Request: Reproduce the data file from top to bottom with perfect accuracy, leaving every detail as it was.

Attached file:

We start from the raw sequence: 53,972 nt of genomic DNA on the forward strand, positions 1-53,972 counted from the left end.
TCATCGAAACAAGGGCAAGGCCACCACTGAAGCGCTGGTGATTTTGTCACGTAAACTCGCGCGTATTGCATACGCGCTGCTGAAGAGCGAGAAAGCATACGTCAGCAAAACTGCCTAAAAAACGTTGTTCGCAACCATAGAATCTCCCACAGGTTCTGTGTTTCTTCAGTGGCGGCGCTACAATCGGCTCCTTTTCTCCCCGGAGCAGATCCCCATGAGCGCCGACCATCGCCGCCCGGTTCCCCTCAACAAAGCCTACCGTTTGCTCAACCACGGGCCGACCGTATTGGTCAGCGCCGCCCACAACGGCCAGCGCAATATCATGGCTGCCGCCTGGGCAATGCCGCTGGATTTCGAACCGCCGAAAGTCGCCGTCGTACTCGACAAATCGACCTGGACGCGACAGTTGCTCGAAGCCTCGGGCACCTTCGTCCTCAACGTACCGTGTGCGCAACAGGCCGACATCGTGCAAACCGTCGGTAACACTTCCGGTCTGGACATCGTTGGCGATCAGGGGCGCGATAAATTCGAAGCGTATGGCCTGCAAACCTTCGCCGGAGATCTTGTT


We start from the raw sequence: 53,972 nt of genomic DNA on the forward strand, positions 1-53,972 counted from the left end.
TCATCGAAACAAGGGCAAGGCCACCACTGAAGCGCTGGTGATTTTGTCACGTAAACTCGCGCGTATTGCATACGCGCTGCTGAAGAGCGAGAAAGCATACGTCAGCAAAACTGCCTAAAAAACGTTGTTCGCAACCATAGAATCTCCCACAGGTTCTGTGTTTCTTCAGTGGCGGCGCTACAATCGGCTCCTTTTCTCCCCGGAGCAGATCCCCATGAGCGCCGACCATCGCCGCCCGGTTCCCCTCAACAAAGCCTACCGTTTGCTCAACCACGGGCCGACCGTATTGGTCAGCGCCGCCCACAACGGCCAGCGCAATATCATGGCTGCCGCCTGGGCAATGCCGCTGGATTTCGAACCGCCGAAAGTCGCCGTCGTACTCGACAAATCGACCTGGACGCGACAGTTGCTCGAAGCCTCGGGCACCTTCGTCCTCAACGTACCGTGTGCGCAACAGGCCGACATCGTGCAAACCGTCGGTAACACTTCCGGTCTGGACATCGTTGGCGATCAGGGGCGCGATAAATTCGAAGCGTATGGCCTGCAAACCTTCGCCGGAGATCTTGTT